I telephoned Karagiozis and asked him to explain the motivation for his study. “I listened to Chris Schumacher’s presentation at Building Science summer camp this year and last year,” Karagiozis told me. “I started asking people in the room, ‘How many of you knew about this temperature-dependency effect?’ It turned out that everybody knew about this effect but couldn’t quantify it. I asked Andre [Desjarlais], ‘Is it kind of a big effect or kind of a small effect?’ And he said, ‘It is kind of big.’ ”
Karagiozis continued, “So I looked at the ASHRAE handbook and other sources, because I wanted to translate the effect so that I could determine its impact on a building. I figured, maybe it is big, and maybe it is small. But I didn’t find what I was looking for. So I decided to integrate the Building Science measurements into the WUFI model. WUFI has been tested on hundreds of walls. It is well documented that WUFI performs very well at determining heat flux through walls. It does a really good job. So I got the results, and I was astonished by the effect this temperature-dependency phenomenon had in cold climate zones.”
Unfortunately, Karagiozis has only presented his findings in visual form, in a series of line graphs and bar graphs that compare the heat flow through XPS-insulated walls with polyiso-insulated walls. He has not yet shown how these performance differences affect the annual energy budget (either in kWh or dollars) of a typical single-family home.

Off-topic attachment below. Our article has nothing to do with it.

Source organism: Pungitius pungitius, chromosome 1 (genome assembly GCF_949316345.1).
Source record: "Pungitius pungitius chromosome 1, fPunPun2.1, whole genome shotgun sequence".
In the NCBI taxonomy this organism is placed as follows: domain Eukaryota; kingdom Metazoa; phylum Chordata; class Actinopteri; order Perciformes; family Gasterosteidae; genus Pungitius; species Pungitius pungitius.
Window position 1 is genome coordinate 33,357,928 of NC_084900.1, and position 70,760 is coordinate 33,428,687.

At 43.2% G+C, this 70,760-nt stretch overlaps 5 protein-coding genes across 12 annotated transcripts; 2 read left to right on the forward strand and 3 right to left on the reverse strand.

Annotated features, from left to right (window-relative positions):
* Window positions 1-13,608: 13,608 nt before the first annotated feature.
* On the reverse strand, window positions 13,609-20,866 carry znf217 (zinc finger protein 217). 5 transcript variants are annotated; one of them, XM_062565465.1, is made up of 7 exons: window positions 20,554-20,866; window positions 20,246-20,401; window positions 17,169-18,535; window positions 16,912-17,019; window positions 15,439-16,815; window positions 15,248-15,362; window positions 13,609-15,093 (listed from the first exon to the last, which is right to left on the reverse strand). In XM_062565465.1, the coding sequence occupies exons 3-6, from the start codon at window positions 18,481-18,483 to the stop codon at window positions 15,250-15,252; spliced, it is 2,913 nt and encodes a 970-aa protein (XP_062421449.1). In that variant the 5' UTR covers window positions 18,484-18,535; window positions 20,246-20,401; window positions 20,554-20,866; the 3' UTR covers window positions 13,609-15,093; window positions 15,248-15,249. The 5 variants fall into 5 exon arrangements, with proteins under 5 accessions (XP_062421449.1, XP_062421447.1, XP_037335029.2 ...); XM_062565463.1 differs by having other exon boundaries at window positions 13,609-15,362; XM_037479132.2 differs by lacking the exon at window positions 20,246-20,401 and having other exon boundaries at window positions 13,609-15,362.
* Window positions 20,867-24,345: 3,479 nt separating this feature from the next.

The line graph below shows two (simulated) years of heat flow through one square meter of a fiberglass-insulated 2×4 wall with 1 inch of exterior rigid foam and vinyl siding in Chicago. The graph includes two lines — one for XPS, and one for polyiso. From April through October, the polyiso wall and the XPS wall perform about the same. But from November through March, the XPS wall performs better than the polyiso wall.
The bar graph below displays a two-year analysis for the same wall (a fiberglass-insulated 2×4 wall with 1 inch of rigid foam and vinyl siding in Chicago). The two years of data have been displayed as a single year, so that the two Januarys are displayed as a single month, as well as the two Februarys, and so on. The contrast between the two wall types is most striking in December.
The next bar graph (immediately below) shows the percentage increase for the heat flow of the wall with polyiso when compared to a wall with XPS. Just like the previous graph, the graph below shows a two-year analysis for a fiberglass-insulated 2×4 wall with 1 inch of rigid foam and vinyl siding in Chicago.
In December, there is about 17% more heat flow through the polyiso wall than there is through the XPS wall. In April, there is about 7% more heat flow through the polyiso wall than there is through the XPS wall. During the summer months, on the other hand, the wall with polyiso has less heat flow per square meter than the wall with XPS.
What happens if the foam is 2 inches thick?